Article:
The 2019 Ford F150 XTR that we bought came with a tow package. The truck has a 11,600 lb tow capacity and a payload of 3270 lbs.
Traveland installed the E2 Fastway brand hitch which is a 2 point sway control & weight distribution hitch combined. The bars that go from the hitch to the trailer are rated for 600 to 800 lbs
I hope this helps to figure out how to stop this bouncing!
Its a good hitch but Trunion bar hitches WILL give the roughest ride out there.
We had the same hitch and truck combo on our first trailer a 30' International and after having the shower door fall of and the dinette table rip out of the wall I began to educate myself. Eventually ended up with the Blue Ox and the ride is day and night. I also changed to Michelin tires on the trailer from the ST GYM which further improved the ride.
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Old 08-20-2019, 11:10 AM   #33
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I am not sure why you would necessarily need new shocks. To me, your trailer is high at the hitch and you should lower the ball so it's more level. That should help. If not, I would invest in a new hitch and WD setup like the blueox



Because Ford chooses to put on cheap shocks that are so bad that when removed and compressed they take at least 30 seconds or more to rebound (not acceptable).My wife can compress them easily with 1 hand.I also removed them and took them to my Ford dealers service department and showed the technicians they were in disbelief! They are built to cruise around town but not with a load or a trailer.This is also true of the 2012-2019 F250 and F350 with the off road package.Change them out and you will have a truck that rides and handles as it should of to begin with,no more lean on corners and bounce is gone.Not saying his hitch is not adjusted properly just saying many of us have replaced the shocks on new Ford trucks and found nirvana.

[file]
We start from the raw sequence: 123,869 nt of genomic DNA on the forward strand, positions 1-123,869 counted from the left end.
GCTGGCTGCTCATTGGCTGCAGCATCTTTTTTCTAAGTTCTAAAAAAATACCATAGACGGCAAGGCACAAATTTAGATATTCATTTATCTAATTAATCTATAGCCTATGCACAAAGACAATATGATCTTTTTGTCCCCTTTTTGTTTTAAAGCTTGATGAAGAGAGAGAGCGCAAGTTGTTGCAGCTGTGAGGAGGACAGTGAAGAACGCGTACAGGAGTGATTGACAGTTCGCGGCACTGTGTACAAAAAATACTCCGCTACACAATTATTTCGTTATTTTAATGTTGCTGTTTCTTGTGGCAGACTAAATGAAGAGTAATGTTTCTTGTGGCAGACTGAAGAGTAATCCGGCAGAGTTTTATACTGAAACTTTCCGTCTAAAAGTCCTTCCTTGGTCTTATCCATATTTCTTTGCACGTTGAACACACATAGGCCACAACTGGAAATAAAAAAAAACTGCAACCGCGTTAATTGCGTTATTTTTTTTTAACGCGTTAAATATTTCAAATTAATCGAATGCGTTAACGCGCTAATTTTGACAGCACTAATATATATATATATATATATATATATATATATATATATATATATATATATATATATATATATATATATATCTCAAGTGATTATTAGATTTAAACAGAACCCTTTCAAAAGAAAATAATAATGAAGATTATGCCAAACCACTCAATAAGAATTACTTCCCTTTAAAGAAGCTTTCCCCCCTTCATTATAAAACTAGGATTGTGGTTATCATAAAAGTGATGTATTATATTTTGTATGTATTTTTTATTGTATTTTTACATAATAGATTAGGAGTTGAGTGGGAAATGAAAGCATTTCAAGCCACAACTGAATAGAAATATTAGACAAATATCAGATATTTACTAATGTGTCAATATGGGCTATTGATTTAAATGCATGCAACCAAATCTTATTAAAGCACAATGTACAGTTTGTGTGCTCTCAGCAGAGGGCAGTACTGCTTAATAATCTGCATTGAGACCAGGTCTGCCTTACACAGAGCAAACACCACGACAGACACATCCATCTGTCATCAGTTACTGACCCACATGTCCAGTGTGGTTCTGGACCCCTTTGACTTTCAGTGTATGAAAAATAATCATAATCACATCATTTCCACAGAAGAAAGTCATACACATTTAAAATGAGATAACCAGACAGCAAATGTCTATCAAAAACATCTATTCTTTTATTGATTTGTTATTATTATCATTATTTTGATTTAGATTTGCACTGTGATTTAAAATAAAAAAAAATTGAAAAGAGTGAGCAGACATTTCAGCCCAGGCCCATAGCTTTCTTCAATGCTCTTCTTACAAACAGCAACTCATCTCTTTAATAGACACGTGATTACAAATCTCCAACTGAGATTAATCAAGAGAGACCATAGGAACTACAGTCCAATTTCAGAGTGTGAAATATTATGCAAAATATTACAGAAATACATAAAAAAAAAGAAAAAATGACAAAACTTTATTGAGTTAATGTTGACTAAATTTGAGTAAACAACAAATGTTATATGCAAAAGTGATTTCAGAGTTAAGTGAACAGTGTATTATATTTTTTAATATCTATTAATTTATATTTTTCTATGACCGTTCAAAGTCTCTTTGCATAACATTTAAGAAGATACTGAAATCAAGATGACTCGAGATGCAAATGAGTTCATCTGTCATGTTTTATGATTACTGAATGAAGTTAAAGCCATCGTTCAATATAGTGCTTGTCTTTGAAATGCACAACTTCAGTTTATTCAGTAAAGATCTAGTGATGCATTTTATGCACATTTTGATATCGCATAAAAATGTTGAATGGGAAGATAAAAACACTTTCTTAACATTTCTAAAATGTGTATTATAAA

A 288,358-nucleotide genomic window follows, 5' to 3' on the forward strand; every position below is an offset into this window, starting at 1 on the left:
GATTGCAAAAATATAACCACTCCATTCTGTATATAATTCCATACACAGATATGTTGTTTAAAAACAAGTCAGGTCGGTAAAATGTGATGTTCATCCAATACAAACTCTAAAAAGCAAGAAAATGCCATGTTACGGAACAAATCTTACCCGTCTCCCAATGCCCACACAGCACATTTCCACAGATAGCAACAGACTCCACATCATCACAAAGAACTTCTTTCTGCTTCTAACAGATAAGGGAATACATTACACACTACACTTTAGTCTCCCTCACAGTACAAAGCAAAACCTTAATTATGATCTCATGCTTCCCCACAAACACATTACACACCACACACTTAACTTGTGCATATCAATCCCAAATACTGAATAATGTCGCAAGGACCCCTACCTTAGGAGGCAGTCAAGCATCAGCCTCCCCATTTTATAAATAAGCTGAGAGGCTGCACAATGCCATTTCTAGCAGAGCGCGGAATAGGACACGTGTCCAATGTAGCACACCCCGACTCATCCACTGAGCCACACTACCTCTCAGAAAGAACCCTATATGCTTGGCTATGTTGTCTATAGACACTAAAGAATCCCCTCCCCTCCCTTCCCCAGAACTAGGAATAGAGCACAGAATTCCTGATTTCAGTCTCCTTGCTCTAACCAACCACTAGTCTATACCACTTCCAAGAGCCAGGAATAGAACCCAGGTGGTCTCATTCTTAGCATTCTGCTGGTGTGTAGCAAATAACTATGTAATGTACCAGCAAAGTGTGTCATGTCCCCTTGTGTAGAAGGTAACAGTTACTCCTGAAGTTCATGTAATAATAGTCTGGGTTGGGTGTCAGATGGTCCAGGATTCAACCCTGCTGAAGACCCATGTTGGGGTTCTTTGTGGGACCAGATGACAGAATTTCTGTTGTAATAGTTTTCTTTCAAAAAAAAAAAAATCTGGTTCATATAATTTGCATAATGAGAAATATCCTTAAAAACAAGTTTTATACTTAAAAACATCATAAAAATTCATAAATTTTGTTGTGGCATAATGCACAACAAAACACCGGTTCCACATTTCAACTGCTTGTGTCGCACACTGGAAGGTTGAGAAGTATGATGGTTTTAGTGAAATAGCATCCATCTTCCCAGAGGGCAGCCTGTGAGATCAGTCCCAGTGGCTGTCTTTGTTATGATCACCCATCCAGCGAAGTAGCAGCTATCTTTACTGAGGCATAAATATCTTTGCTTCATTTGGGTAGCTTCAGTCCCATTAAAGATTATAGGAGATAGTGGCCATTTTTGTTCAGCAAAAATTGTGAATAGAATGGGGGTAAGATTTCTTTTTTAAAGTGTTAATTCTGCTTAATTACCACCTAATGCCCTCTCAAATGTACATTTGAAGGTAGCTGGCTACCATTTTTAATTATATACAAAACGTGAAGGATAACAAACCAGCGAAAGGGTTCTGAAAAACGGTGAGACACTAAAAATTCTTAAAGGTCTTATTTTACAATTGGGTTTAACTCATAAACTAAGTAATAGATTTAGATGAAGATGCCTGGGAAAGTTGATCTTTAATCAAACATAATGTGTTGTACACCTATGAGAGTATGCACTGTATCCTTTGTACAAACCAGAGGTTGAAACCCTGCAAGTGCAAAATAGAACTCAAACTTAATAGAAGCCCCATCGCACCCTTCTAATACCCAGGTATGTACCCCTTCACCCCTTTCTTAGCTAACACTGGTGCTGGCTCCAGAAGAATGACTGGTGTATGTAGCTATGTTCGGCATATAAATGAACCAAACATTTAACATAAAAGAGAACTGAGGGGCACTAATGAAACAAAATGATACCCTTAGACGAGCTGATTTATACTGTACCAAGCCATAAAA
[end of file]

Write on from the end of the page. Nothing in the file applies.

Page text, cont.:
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Old 08-20-2019, 11:15 AM   #34
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22' Bounce House

DOES sound like your WD system is ratcheted up too tightly. Maybe get the tech that set it up to do a quick ride-along but before you do try this:

With your TV disconnected from the trailer, measure the distance from the ground, across the center of a front wheel to the edge of the fender well. Our 2019 F150 FX4 measures about 37-1/4" and once our 25'FBFC is hitched up--with no spring bars yet attached--will rise an inch to 38-1/4". Once the bars are on, it measures about 37-1/2", a rise of about 1/4". Tows smoothly and tracks great!

You should get comparable measurements. But if your 22' measures LESS than the unloaded height after the bars are on, then your hitch is definitely set up too tight. Get some numbers together to bolster your claim and get them to make you whole on the package.

Good luck and keep us posted!
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Old 08-20-2019, 11:21 AM   #35
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Originally Posted by glcmranger View Post
Also— if you have Endurance tires, consider dropping your tire pressure down a little bit... I would start at 65 and see if it makes a difference...
My 20-foot Safari specifies 65 lbs pressure in the tires. That is on the tire spec plate on the driver side near the front of the trailer.
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Old 08-20-2019, 11:36 AM   #36
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Quote:
Originally Posted by emelaich01 View Post
DOES sound like your WD system is ratcheted up too tightly. Maybe get the tech that set it up to do a quick ride-along but before you do try this:

With your TV disconnected from the trailer, measure the distance from the ground, across the center of a front wheel to the edge of the fender well. Our 2019 F150 FX4 measures about 37-1/4" and once our 25'FBFC is hitched up--with no spring bars yet attached--will rise an inch to 38-1/4". Once the bars are on, it measures about 37-1/2", a rise of about 1/4". Tows smoothly and tracks great!